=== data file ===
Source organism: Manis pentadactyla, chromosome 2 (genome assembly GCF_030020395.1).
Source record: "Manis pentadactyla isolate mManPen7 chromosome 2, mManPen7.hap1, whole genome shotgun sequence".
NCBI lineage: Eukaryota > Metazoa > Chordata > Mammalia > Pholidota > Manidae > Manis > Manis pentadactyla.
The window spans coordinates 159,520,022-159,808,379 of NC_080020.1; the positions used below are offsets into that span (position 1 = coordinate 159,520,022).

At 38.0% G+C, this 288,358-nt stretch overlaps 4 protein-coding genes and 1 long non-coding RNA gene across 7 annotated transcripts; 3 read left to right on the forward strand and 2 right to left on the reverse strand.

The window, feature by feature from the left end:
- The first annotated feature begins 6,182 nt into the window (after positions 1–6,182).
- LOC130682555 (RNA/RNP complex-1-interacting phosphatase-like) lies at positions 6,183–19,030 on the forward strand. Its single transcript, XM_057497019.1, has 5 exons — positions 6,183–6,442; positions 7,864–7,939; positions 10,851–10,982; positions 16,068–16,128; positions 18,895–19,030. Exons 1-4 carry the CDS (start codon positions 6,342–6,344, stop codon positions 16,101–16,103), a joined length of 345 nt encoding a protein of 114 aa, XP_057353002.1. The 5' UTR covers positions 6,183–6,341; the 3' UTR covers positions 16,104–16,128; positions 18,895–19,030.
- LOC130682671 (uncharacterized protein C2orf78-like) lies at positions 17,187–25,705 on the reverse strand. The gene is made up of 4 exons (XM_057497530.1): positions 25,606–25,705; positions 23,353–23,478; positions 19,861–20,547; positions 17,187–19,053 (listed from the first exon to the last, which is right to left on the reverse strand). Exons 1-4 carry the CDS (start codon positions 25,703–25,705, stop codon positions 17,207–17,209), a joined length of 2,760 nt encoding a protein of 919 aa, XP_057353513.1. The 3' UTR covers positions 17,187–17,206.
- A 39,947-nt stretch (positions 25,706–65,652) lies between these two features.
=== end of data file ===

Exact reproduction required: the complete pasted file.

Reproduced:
Source organism: Manis pentadactyla, chromosome 2 (genome assembly GCF_030020395.1).
Source record: "Manis pentadactyla isolate mManPen7 chromosome 2, mManPen7.hap1, whole genome shotgun sequence".
NCBI lineage: Eukaryota > Metazoa > Chordata > Mammalia > Pholidota > Manidae > Manis > Manis pentadactyla.
The window spans coordinates 159,520,022-159,808,379 of NC_080020.1; the positions used below are offsets into that span (position 1 = coordinate 159,520,022).

At 38.0% G+C, this 288,358-nt stretch overlaps 4 protein-coding genes and 1 long non-coding RNA gene across 7 annotated transcripts; 3 read left to right on the forward strand and 2 right to left on the reverse strand.

The window, feature by feature from the left end:
- The first annotated feature begins 6,182 nt into the window (after positions 1–6,182).
- LOC130682555 (RNA/RNP complex-1-interacting phosphatase-like) lies at positions 6,183–19,030 on the forward strand. Its single transcript, XM_057497019.1, has 5 exons — positions 6,183–6,442; positions 7,864–7,939; positions 10,851–10,982; positions 16,068–16,128; positions 18,895–19,030. Exons 1-4 carry the CDS (start codon positions 6,342–6,344, stop codon positions 16,101–16,103), a joined length of 345 nt encoding a protein of 114 aa, XP_057353002.1. The 5' UTR covers positions 6,183–6,341; the 3' UTR covers positions 16,104–16,128; positions 18,895–19,030.
- LOC130682671 (uncharacterized protein C2orf78-like) lies at positions 17,187–25,705 on the reverse strand. The gene is made up of 4 exons (XM_057497530.1): positions 25,606–25,705; positions 23,353–23,478; positions 19,861–20,547; positions 17,187–19,053 (listed from the first exon to the last, which is right to left on the reverse strand). Exons 1-4 carry the CDS (start codon positions 25,703–25,705, stop codon positions 17,207–17,209), a joined length of 2,760 nt encoding a protein of 919 aa, XP_057353513.1. The 3' UTR covers positions 17,187–17,206.
- A 39,947-nt stretch (positions 25,706–65,652) lies between these two features.